Bless my dear older sister, Cindy. We shared a room growing up, and only she cleaned, except when I felt guilty, or she threw up her hands in frustration. Then, I would spend all day to make it spotless, only to have it back to chaos within days. She did both our laundry until she left for college. I was an RA in college and ended up with my own room for the last few years, studying art and psychology. I just wrote it off as part of my creative genius persona- Einstein was messy, too! Friends either accepted it or joked with me.

The lack of organization is something I battle constantly still. In work settings, my desk or office is most often a disaster of papers, lists, and mail. I prefer having meetings offsite or remotely. No amount of organizers, file cabinets, or bookshelves can save me from myself here.

The trouble of organizing extends to all areas of my life. And it’s compounded in my marriage. After moving into our first house together, my husband and I both realized organization isn’t our strength. We both will go a long time between deep cleans, and things get so cluttered. We do the basics like dishes and laundry. The clutter, though, is what literally just piles up. Some deadline comes up, like an event, or we will be having someone who might be uncomfortable in the mess over. Then we purge, deep clean, and start over. 

She’s Unmotivated: Intense Procrastination 

I learned that often, without the pressure of a deadline, I can’t focus. Why waste hours with my mind wandering around when I could wait to the end and spend maybe two instead? So, I would crank out an essay in the early hours before printing it off on the way to class and get an A. This strategy did not work well for math or science, and that showed. Professionally, I could work well in a team setting as meetings and collaboration made it easier to break up the process versus doing it all alone.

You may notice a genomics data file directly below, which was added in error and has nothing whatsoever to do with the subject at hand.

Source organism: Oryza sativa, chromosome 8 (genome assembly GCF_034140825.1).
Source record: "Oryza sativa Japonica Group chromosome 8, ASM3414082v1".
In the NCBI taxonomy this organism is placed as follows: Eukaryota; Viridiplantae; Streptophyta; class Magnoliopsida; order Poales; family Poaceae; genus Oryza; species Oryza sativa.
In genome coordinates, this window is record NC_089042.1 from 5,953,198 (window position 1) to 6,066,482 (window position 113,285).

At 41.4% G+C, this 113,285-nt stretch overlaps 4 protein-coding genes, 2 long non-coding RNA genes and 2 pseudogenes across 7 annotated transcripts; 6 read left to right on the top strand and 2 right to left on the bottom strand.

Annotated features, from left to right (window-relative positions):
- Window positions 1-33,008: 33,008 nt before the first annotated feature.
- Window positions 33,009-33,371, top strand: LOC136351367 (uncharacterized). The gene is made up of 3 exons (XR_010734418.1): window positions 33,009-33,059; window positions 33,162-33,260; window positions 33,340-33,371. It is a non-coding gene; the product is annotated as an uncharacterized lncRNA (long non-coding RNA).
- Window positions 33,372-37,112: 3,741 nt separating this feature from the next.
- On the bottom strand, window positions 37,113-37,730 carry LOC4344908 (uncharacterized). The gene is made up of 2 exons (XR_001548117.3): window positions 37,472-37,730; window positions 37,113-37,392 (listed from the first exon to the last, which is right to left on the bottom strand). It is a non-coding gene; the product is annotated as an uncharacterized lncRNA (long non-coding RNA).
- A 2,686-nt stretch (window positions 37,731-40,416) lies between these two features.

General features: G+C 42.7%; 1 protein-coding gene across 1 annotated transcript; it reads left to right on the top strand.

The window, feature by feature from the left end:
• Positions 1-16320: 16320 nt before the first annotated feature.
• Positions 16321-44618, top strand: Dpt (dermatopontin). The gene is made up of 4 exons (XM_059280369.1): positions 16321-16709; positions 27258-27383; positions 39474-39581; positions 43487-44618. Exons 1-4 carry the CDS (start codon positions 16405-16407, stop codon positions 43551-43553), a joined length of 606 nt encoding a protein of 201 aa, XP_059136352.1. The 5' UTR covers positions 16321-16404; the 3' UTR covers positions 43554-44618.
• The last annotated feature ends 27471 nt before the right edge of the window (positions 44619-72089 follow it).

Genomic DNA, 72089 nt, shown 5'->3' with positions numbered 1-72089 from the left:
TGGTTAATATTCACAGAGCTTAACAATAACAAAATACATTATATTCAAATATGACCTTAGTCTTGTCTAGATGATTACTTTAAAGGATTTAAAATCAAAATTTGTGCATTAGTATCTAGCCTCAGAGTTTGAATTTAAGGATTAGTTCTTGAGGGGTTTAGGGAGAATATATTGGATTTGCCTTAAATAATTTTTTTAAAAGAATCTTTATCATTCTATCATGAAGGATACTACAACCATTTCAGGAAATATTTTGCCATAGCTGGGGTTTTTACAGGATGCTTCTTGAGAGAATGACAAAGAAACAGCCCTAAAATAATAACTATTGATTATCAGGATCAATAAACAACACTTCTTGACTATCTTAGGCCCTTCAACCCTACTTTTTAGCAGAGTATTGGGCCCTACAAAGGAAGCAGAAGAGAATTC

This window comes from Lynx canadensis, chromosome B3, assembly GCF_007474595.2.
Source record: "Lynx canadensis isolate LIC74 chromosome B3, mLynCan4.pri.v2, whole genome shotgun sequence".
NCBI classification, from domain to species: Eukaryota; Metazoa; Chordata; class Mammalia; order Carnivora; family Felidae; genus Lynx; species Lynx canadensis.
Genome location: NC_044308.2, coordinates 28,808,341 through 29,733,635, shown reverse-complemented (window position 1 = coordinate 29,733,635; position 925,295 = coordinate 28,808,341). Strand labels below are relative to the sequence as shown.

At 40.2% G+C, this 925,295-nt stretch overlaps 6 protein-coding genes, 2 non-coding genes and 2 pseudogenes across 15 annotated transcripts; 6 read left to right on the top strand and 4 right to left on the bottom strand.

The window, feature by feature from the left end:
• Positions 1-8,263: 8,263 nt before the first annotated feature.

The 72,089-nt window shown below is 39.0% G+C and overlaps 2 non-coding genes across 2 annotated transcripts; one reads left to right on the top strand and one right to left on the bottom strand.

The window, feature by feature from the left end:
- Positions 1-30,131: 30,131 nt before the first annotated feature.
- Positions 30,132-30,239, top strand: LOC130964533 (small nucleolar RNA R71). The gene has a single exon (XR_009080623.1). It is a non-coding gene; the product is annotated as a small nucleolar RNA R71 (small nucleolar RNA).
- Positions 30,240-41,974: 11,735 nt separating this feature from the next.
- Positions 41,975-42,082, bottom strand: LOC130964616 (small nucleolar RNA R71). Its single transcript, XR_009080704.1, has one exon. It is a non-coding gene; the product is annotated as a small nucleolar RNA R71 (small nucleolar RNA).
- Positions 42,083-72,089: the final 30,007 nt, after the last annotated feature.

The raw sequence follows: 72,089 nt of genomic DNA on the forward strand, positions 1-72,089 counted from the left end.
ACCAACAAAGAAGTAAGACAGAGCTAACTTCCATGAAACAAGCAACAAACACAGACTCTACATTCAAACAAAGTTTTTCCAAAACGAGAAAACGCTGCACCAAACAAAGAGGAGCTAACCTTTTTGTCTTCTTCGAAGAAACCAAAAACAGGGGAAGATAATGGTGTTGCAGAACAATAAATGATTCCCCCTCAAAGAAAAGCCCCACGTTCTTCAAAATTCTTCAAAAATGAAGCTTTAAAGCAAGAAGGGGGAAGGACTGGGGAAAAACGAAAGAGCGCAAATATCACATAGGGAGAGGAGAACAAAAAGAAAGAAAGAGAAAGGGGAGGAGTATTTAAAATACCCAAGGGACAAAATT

She’s So Random: Frequently Interrupting Others 

In conversation, I still struggle with this. I’ll get excited and finish someone’s sentence. Usually, at home, where I spent many hours every day with my ten siblings, our dinner or casual conversations were like a waterfall. Someone was always talking. There were no pauses, and you would have to jump in to be heard. I didn’t realize you even needed to wait for that pause while others talked until I began my first job as a teenager. Then, I realized just how hard it was for me to stop and wait for that pause.

One boss in college, as professional development, had us take a session on therapeutic listening, and this helped me. I can pick out keywords or nod my head to keep myself in the conversation vs. floating off somewhere else and blurting something out. I do have to check myself on this, though, as I get excited and interrupt more often than I like to admit- sorry, friends and family, I’m trying!

What does this diagnosis mean for me as a 33-year-old mom?

So many of these neurodivergent traits have made me who I am today. My passion for art, calligraphy, and music and my ability to feel and tap into deep emotions are all parts of me. 

Understanding why certain tasks have always seemed more difficult for me helps me have compassion for my brain. I still often feel insecure about my struggle to manage the clutter that accumulates or the spaciness that leads to embarrassing lapses in memory. Some of the challenges ADHD present, like lack of impulse control (difficult in a marital argument), are what lead me to seek help. This is very much the beginning for me on this journey.

From reading and studying, I am starting to learn new ways to work with my brain and body instead of against them. For example, running the laundry every single morning prevents the laundry mountain from growing to Everest size. I am working with a healthcare team to try medications that I can take while breastfeeding, which can be a challenge. If you’ve been diagnosed with ADHD as an adult and have any tips, I would welcome them.